The Story of this Beer
“I am certainly not an advocate for frequent and untried changes in laws and constitutions. I think moderate imperfections had better be borne with; because, when once known, we accommodate ourselves to them, and find practical means of correcting their ill effects. But I know also, that laws and institutions must go hand in hand with the progress of the human mind. As that becomes more developed, more enlightened, as new discoveries are made, new truths disclosed, and manners and opinions change with the change of circumstances, institutions must advance also, and keep pace with the times. We might as well require a man to wear still the coat which fitted him when a boy, as civilized society to remain ever under the regimen of their barbarous ancestors.” – Jefferson to H. Tompkinson (AKA Samuel Kercheval), July 12, 1816
That’s a long passage, I admit. I found it when looking at material about the various panels inscribed into the Jefferson Memorial. When I left a job in 2014, one of my last days working in DC, I visited the memorial for the first time. Doing so helped me leave that job with some positive closure. I have been studying Jefferson a bit more, since, as an important contemporary of Franklin and an important thinker and writer in his own right. I cannot recommend The Jefferson Hour highly enough if you want to learn more, especially about Jeffersons life beyond his political and historical roles.
This beer is an important touch stone in many ways for me. It seems like all of my beers are but given how much effort and though I expend on them, I suppose that isn’t surprising. This is the first beer I brewed since leaving that job in 2014, the first beer I made in quite some time since the events of 2014, professional and personal, took a large toll on me, not in the least taking me away from my love of brewing more than I wanted.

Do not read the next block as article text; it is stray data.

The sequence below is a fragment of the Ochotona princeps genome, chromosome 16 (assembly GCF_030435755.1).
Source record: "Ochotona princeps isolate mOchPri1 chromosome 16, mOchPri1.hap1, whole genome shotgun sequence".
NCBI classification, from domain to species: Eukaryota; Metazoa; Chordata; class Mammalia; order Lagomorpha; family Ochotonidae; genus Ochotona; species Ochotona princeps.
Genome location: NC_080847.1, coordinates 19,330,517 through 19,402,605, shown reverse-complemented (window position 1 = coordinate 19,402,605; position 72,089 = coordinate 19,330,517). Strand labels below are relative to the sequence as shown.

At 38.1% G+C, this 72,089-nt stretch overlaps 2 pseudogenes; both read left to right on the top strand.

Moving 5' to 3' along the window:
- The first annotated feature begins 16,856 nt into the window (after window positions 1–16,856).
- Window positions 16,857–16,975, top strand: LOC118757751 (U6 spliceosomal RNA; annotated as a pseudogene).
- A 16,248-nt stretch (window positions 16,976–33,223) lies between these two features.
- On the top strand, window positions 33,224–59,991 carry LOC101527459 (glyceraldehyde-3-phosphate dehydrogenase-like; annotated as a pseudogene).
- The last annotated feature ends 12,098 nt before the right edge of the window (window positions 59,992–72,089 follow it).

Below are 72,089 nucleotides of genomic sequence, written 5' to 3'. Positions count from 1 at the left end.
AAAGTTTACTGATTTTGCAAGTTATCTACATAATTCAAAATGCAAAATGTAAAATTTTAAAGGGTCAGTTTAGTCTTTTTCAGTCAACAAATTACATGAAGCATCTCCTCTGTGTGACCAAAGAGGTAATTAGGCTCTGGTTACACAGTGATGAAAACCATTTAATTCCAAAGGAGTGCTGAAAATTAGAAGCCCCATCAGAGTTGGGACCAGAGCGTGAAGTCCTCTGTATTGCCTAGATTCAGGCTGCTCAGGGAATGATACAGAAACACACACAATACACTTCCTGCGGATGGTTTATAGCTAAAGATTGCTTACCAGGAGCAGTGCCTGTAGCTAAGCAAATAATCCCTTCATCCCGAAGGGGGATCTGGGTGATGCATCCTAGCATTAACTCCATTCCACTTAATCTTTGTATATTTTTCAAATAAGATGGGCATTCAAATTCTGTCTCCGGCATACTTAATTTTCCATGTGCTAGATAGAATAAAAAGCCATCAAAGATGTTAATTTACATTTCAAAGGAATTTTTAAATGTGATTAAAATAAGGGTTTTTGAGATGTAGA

Many home brewers choose big, ambitious beers early on. I almost did the same thing, but thankfully realized that at the time I really didn’t have the skill. Regardless, I have always wanted to make a barley wine. I have enjoyed a lot of examples of the style, realizing it has actually split into two distinct styles: the original British version this is boozy but sweet and an American take that has some close kinship with the American pale ale and especially double IPA’s. I especially enjoy the more traditional take on the style.
When I started working on the recipe for this beer, I had heard a little bit about a mostly lost style of English beer, the Burton ale. After just a little research, I realized this is a beer I would enjoy drinking and that it could easily be scaled to make what I expect will be a tasty barley wine. I think the final recipe is one of the first informed by much more thorough research and especially the realizing through reading more broadly and deeply on recipe formation that simplicity is often the key to a spectacular beer.
My first attempt at this beer was made on a seriously upgraded brewing kit. I have written extensively about those upgrades elsewhere on this site. That may prove a mistake, making a new recipe on essentially all new gear but we’ll see.
Recipe and Log
- 1st Version is my second recipe based on historical research.
- This batch stayed in my sub-cellar, conditioning for a year. Six weeks before the end of the year I added some oak spirals to the beer. A few weeks out from bottling, I will dry hopped it with more East Kent Goldings in whole leaf form. When I racked the beer to secondary, it was a bit rough but I am optimistic the long conditioning will do wonders. (Spoiler alert: it did.)
- 1st batch was packaged at the start of 2016, the first beer I kegged. It turned out wonderfully complex and surprisingly drinkable for such a big beer. I may make another batch at some point in the future but am happy to try other long conditioning beers in the meantime. I’ve added a smaller version of this beer to my regular brewing schedule.